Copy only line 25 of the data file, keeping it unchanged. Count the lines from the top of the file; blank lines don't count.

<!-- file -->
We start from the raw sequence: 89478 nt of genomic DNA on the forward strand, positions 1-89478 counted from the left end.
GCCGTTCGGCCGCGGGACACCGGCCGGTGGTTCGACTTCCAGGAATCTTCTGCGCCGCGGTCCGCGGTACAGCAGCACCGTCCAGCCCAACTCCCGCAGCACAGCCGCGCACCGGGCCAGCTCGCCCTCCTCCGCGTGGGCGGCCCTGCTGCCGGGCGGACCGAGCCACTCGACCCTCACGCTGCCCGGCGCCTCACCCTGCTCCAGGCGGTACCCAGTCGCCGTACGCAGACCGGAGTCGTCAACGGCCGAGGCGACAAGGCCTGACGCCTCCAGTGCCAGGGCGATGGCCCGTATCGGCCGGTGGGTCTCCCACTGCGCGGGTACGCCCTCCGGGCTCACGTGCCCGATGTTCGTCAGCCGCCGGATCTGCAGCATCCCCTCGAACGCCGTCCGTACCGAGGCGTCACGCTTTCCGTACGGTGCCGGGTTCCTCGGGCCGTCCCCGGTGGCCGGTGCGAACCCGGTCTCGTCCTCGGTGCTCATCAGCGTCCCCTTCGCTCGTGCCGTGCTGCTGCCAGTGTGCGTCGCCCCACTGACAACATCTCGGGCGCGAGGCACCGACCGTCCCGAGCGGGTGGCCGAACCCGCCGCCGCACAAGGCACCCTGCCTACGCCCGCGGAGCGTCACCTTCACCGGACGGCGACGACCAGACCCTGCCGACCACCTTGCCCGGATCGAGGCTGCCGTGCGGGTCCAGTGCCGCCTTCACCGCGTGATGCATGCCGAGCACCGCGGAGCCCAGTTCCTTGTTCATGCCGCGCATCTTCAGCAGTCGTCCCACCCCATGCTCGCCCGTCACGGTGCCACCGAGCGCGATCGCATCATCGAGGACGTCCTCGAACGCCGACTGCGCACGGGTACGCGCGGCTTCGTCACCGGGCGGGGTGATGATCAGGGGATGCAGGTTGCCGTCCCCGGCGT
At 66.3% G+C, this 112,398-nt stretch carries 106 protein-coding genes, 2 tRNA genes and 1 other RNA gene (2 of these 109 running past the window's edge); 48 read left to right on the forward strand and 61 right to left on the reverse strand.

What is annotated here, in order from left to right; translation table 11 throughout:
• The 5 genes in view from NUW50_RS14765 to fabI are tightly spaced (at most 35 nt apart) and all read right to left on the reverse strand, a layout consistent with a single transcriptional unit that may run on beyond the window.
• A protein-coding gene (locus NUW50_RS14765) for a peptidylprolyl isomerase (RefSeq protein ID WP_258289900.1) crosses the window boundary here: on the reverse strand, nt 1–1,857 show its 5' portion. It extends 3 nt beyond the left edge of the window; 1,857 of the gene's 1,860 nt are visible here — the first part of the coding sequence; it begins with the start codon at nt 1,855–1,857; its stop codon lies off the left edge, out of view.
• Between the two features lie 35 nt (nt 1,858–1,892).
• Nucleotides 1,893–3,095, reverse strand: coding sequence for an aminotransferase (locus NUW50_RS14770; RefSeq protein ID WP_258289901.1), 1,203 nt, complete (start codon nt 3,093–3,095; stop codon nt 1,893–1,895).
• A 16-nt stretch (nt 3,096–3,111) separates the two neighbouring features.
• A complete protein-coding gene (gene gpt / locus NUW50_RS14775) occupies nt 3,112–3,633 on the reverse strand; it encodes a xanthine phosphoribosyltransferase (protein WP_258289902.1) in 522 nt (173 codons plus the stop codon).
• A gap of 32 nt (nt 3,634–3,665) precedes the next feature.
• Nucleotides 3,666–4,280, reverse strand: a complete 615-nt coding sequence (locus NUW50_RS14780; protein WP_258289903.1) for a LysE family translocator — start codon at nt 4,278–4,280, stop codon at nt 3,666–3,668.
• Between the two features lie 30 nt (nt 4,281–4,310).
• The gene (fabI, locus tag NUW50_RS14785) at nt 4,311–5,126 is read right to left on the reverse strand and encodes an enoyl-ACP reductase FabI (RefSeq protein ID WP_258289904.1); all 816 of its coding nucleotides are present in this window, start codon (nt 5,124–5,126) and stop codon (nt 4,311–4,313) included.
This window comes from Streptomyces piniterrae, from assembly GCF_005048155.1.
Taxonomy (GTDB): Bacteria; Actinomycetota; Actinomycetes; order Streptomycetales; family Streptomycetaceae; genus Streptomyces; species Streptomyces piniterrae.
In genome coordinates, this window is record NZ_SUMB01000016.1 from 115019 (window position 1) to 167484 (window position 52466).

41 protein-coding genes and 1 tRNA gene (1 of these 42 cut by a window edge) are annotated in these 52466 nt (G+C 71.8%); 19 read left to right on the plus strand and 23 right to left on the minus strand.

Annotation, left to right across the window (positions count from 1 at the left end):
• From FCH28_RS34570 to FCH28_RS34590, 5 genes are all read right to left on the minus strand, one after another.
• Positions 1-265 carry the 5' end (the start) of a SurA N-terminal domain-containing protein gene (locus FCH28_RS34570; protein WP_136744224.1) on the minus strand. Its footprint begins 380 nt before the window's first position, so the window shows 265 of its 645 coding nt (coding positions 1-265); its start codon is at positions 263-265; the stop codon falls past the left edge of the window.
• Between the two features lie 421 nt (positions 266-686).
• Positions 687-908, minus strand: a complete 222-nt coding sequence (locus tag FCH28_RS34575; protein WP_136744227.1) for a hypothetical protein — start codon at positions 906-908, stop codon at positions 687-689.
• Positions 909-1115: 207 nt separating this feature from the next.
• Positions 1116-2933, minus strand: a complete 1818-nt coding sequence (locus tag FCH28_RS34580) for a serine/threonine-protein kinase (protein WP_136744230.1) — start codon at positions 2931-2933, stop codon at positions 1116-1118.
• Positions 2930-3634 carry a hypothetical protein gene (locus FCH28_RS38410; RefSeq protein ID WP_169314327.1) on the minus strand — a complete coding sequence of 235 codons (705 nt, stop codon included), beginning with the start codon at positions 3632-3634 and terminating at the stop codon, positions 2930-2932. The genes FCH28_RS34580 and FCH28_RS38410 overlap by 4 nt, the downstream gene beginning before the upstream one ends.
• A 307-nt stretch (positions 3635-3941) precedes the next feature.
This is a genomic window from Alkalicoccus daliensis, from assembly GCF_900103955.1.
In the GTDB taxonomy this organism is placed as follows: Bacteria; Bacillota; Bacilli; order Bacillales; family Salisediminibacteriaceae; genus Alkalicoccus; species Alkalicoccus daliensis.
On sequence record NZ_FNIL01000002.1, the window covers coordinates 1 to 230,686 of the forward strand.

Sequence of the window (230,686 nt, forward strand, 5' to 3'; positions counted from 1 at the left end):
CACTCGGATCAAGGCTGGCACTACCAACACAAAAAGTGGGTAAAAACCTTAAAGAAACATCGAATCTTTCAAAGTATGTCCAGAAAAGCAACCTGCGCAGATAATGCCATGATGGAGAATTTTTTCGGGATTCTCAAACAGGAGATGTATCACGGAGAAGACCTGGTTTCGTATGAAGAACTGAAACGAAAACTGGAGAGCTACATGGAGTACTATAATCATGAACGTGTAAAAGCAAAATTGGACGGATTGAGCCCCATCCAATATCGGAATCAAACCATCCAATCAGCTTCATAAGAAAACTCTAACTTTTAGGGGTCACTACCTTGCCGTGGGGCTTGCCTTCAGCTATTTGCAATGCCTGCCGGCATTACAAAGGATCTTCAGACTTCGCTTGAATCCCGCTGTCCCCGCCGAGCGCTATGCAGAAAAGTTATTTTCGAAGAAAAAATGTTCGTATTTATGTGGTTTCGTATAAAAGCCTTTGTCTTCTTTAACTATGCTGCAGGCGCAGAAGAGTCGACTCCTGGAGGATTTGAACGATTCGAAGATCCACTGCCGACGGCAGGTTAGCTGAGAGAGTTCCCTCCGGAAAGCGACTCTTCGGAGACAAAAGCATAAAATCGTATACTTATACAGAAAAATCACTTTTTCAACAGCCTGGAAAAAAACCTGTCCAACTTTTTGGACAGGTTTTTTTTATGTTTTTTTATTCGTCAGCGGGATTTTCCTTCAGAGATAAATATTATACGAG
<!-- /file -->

• Positions 1116-2933, minus strand: a complete 1818-nt coding sequence (locus tag FCH28_RS34580) for a serine/threonine-protein kinase (protein WP_136744230.1) — start codon at positions 2931-2933, stop codon at positions 1116-1118.